To reduce lipid levels and improve cryoresistance of in vitro embryos, polyunsaturated fatty acids, like conjugated linoleic acid (CLA; trans 10, cis 12), have been added to culture media (Pereira et al., 2007; Al Darwich et al., 2010; Stinshoff et al., 2014; Absalón-Medina et al., 2014; Batista et al., 2014; Leão et al., 2015). Conjugated linoleic acid changes the fatty acids profile during maturation, inhibiting the expression of genes that code for lipogenic enzymes and reducing lipid content, while cryoresistance improves, especially when media containing FCS are used (Lee et al., 1998; Baumgard et al., 2002; Pereira et al., 2007; Al Darwich et al., 2010).

Thus, the objective of the present study was to evaluate the effect of the supplementation with CLA at different times of the embryo in vitro cultivation (pre- and post-compaction). To this end, embryo production, lipid content, and cryoresistance were analyzed in a production model using bovine fetal serum.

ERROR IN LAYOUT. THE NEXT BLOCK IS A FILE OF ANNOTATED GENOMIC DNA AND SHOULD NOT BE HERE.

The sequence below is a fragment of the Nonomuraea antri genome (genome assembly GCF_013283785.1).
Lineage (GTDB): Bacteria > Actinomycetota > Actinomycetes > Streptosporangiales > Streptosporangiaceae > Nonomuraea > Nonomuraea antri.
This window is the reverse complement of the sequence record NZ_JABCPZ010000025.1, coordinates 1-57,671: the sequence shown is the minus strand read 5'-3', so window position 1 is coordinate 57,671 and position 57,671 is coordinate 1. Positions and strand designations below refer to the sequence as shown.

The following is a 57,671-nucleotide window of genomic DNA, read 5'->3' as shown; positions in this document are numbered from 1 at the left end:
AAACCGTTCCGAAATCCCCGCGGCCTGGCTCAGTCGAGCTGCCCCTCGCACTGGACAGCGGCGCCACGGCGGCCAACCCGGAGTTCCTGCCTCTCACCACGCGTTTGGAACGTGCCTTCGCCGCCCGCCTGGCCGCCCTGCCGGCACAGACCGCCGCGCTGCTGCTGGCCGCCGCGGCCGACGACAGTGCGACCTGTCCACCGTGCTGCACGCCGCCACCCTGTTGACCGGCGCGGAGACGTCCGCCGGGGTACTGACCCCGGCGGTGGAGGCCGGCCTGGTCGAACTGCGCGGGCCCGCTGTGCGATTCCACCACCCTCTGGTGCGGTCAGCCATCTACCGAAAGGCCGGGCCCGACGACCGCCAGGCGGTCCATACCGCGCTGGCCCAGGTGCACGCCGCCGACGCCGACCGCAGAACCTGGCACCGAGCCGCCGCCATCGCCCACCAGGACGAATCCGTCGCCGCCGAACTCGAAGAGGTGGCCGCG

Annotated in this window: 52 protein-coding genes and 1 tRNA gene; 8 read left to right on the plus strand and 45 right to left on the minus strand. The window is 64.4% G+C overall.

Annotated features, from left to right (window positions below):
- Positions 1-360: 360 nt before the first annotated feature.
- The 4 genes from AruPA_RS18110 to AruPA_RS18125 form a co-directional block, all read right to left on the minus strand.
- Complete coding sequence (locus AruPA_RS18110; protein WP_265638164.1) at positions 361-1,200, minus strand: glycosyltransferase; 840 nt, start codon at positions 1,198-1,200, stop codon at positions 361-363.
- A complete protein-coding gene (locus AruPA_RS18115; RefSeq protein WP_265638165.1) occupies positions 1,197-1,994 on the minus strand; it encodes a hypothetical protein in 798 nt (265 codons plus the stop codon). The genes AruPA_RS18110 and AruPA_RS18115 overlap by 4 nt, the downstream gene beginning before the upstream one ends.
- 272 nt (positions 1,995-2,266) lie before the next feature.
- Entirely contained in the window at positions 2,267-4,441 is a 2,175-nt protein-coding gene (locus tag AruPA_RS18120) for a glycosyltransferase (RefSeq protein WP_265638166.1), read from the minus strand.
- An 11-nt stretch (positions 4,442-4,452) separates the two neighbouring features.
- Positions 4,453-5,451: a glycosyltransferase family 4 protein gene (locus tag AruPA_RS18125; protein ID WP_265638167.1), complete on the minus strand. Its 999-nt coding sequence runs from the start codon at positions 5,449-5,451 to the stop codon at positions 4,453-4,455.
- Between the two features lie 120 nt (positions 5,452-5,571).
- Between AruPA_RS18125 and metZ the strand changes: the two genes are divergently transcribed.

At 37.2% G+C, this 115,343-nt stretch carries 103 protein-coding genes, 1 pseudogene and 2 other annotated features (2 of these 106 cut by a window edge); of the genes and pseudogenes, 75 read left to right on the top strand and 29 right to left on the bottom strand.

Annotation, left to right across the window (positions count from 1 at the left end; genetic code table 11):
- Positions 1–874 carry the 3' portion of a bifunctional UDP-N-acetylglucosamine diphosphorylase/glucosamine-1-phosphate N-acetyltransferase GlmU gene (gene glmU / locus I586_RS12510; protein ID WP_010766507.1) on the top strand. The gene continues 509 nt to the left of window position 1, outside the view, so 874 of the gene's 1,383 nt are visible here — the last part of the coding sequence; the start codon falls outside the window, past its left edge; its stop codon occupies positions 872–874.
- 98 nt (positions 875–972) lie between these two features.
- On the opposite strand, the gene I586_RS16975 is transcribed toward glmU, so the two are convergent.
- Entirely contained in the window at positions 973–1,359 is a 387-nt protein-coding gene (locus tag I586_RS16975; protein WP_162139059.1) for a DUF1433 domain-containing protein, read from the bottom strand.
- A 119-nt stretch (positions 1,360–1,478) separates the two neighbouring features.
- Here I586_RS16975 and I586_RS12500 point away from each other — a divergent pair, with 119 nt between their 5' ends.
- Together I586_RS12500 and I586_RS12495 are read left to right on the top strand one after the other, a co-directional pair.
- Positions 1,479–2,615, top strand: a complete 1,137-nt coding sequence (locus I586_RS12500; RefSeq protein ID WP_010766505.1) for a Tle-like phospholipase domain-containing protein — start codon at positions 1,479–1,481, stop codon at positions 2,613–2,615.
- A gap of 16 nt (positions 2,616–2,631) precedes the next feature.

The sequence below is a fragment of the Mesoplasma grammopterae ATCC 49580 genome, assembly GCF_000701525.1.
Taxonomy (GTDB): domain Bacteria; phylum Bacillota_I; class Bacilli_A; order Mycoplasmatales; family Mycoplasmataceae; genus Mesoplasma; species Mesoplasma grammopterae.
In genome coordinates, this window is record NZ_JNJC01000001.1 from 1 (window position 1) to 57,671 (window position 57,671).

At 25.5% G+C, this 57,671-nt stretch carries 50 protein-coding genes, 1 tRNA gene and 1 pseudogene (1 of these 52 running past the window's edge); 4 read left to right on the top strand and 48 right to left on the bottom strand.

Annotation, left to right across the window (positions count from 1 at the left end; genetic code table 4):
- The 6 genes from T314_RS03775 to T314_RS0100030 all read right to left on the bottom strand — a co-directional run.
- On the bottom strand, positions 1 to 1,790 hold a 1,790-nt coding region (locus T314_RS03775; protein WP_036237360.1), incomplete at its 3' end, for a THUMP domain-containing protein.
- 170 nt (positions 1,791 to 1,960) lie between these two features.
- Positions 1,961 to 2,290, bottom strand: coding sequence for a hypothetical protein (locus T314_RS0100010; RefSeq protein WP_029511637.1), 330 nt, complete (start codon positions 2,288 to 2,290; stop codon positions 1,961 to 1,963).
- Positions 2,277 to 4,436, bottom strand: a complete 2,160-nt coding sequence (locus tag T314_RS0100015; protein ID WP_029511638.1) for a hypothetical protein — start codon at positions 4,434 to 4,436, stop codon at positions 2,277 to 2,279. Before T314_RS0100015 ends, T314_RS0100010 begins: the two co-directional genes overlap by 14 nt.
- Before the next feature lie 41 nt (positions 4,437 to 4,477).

Material and Methods

All stages of the present study were carried out in the city of Campos dos Goytacazes, Rio de Janeiro, Brazil (21°45’16” South, 41°19’28” West).

Embryos were produced according to Pontes et al. (2011) with adaptations. Briefly, cumulus oophorus complexes (COC) aspired from ovaries collected from female bovines in a local slaughterhouse were used. The COC were transported to the laboratory in sterile saline (NaCl 0.9%) supplemented with antibiotics (penicillin 100 IU mL−1 and streptomycin 100 μg mL−1) at approximately 25 °C throughout the journey. The transport time between the slaughterhouse and the laboratory ranged from 1 to 2 h. In the laboratory, ovaries were washed in the same solution with antibiotics used for transportation and were subsequently subjected to follicle puncture.